Judge Orders New Search for Clinton Emails
A federal judge ruled on Wednesday in favor of one more search for Hillary Clinton’s missing emails.
D.C. District Judge Amit Mehta ordered the State Department to search its servers for emails related to the 2012 Benghazi attack. In particular, they are tasked with looking for anything Clinton sent to aides Huma Abedin, Cheryl Mills, or Jake Sullivan at their state.gov addresses.
“Secretary Clinton used a private email server, located in her home, to transmit and receive work-related communications during her tenure as secretary of state,” Judge Mehta noted in his ruling. “[State] has not, however, searched the one records system over which it has always had control and that is almost certain to contain some responsive records: the state.gov email server.”
The ruling comes after the watchdog group Judicial Watch filed a lawsuit calling for a renewed search. The group argued that the State Department had only searched outside sources, such as Clinton’s private server.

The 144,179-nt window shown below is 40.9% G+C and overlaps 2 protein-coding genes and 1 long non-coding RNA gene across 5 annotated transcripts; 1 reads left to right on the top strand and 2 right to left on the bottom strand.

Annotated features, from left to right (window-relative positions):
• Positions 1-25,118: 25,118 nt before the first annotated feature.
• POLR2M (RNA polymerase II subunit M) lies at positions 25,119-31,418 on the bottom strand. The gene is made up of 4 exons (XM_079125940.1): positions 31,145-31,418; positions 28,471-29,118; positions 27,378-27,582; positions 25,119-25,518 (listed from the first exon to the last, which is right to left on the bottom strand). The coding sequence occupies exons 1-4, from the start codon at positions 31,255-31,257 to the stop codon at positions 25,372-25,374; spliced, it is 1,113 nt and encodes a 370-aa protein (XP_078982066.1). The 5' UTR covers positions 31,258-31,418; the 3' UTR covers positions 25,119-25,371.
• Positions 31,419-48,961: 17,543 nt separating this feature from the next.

Lawyers for the department countered that an additional search is unlikely to turn up anything else. In addition, it would set a poor precedent for any future requests under the Freedom of Information Act (FOIA).
He then ordered the department to give him a status report by September 22.
Any emails she deleted off her private server, however, may not have a backup and are likely gone forever.
In contrast, as a government agency, the State Department would have server backups in place. Department officials, though, have admitted that there was no automated archiving system in place during Clinton’s tenure.
The State Department did not comment on the ruling. Tom Fitton, president of the Judicial Watch, said in a statement, “This major court ruling may finally result in more answers about the Benghazi scandal–and Hillary Clinton’s involvement in it–as we approach the attack’s fifth anniversary.”